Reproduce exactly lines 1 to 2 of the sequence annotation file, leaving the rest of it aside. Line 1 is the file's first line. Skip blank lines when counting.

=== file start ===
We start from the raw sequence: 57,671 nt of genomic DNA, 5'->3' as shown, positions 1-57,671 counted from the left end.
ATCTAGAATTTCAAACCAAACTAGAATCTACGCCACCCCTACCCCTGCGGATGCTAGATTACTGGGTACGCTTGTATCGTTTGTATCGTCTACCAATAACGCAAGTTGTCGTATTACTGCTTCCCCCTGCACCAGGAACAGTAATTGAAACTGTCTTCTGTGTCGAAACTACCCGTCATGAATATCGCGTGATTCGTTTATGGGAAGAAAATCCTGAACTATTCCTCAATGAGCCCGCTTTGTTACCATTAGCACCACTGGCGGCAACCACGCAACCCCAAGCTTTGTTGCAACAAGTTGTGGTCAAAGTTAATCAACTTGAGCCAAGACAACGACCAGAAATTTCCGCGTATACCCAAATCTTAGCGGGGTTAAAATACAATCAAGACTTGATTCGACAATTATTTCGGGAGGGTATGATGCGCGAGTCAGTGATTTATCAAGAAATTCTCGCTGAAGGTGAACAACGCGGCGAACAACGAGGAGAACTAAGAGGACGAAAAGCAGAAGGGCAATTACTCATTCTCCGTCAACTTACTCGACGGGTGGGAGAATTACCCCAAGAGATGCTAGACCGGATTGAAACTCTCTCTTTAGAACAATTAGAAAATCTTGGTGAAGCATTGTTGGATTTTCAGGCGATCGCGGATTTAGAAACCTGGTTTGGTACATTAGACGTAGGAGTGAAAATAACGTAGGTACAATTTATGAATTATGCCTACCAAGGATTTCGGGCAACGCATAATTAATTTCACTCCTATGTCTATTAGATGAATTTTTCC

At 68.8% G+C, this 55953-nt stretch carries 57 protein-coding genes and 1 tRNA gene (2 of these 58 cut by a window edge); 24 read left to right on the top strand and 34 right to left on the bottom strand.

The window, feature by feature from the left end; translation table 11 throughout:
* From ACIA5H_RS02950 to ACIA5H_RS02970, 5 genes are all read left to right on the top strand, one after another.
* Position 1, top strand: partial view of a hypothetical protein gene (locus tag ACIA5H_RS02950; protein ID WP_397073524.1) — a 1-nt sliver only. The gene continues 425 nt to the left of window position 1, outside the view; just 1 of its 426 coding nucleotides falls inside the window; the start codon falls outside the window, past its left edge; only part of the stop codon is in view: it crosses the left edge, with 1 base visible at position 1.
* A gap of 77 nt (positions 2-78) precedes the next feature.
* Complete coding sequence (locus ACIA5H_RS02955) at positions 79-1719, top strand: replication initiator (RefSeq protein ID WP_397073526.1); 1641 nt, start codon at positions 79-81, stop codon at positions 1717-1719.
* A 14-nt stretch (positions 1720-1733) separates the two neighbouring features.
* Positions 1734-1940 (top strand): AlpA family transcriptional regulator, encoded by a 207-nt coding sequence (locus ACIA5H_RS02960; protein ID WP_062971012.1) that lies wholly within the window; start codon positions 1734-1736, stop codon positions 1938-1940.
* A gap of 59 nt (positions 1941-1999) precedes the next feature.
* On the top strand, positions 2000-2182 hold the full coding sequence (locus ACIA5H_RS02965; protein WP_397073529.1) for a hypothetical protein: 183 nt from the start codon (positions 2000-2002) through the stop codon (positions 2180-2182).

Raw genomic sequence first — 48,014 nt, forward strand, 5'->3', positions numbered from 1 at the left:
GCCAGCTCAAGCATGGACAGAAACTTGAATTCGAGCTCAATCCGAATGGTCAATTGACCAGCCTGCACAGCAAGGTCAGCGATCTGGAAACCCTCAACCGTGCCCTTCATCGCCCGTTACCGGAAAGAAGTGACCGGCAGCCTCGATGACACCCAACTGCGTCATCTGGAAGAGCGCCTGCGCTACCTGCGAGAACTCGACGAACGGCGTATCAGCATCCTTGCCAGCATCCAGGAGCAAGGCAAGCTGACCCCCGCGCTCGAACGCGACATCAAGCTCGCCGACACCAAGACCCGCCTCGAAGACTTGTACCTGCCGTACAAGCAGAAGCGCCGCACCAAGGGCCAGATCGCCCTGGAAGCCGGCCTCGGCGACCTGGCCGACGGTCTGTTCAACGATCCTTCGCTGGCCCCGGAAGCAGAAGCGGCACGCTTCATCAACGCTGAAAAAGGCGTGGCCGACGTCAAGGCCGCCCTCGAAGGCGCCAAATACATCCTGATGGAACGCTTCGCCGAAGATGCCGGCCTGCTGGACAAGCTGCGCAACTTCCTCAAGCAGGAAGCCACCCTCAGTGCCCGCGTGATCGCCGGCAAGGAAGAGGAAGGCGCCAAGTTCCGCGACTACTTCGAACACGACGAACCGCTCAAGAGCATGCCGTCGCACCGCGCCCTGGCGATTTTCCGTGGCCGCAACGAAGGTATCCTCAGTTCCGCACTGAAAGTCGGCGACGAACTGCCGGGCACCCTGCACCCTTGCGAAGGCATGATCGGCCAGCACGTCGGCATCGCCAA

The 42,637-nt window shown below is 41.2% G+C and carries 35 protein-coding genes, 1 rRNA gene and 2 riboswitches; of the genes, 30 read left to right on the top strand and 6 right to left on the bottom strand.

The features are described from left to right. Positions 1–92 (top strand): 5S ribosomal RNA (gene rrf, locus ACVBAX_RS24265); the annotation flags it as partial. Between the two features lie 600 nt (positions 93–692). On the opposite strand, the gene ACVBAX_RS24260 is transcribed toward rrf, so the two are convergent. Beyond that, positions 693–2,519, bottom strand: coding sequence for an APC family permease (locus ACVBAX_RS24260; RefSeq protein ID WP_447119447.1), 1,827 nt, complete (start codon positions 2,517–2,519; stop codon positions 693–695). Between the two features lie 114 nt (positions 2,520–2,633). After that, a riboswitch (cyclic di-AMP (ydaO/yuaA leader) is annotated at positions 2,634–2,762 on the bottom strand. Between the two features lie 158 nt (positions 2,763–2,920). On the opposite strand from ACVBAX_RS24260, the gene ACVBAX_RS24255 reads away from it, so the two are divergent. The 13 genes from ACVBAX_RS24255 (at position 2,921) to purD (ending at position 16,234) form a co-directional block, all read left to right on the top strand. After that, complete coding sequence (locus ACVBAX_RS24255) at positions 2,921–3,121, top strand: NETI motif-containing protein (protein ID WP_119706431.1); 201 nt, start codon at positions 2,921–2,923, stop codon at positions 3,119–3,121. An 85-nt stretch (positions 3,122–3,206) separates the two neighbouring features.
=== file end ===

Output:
We start from the raw sequence: 57,671 nt of genomic DNA, 5'->3' as shown, positions 1-57,671 counted from the left end.
ATCTAGAATTTCAAACCAAACTAGAATCTACGCCACCCCTACCCCTGCGGATGCTAGATTACTGGGTACGCTTGTATCGTTTGTATCGTCTACCAATAACGCAAGTTGTCGTATTACTGCTTCCCCCTGCACCAGGAACAGTAATTGAAACTGTCTTCTGTGTCGAAACTACCCGTCATGAATATCGCGTGATTCGTTTATGGGAAGAAAATCCTGAACTATTCCTCAATGAGCCCGCTTTGTTACCATTAGCACCACTGGCGGCAACCACGCAACCCCAAGCTTTGTTGCAACAAGTTGTGGTCAAAGTTAATCAACTTGAGCCAAGACAACGACCAGAAATTTCCGCGTATACCCAAATCTTAGCGGGGTTAAAATACAATCAAGACTTGATTCGACAATTATTTCGGGAGGGTATGATGCGCGAGTCAGTGATTTATCAAGAAATTCTCGCTGAAGGTGAACAACGCGGCGAACAACGAGGAGAACTAAGAGGACGAAAAGCAGAAGGGCAATTACTCATTCTCCGTCAACTTACTCGACGGGTGGGAGAATTACCCCAAGAGATGCTAGACCGGATTGAAACTCTCTCTTTAGAACAATTAGAAAATCTTGGTGAAGCATTGTTGGATTTTCAGGCGATCGCGGATTTAGAAACCTGGTTTGGTACATTAGACGTAGGAGTGAAAATAACGTAGGTACAATTTATGAATTATGCCTACCAAGGATTTCGGGCAACGCATAATTAATTTCACTCCTATGTCTATTAGATGAATTTTTCC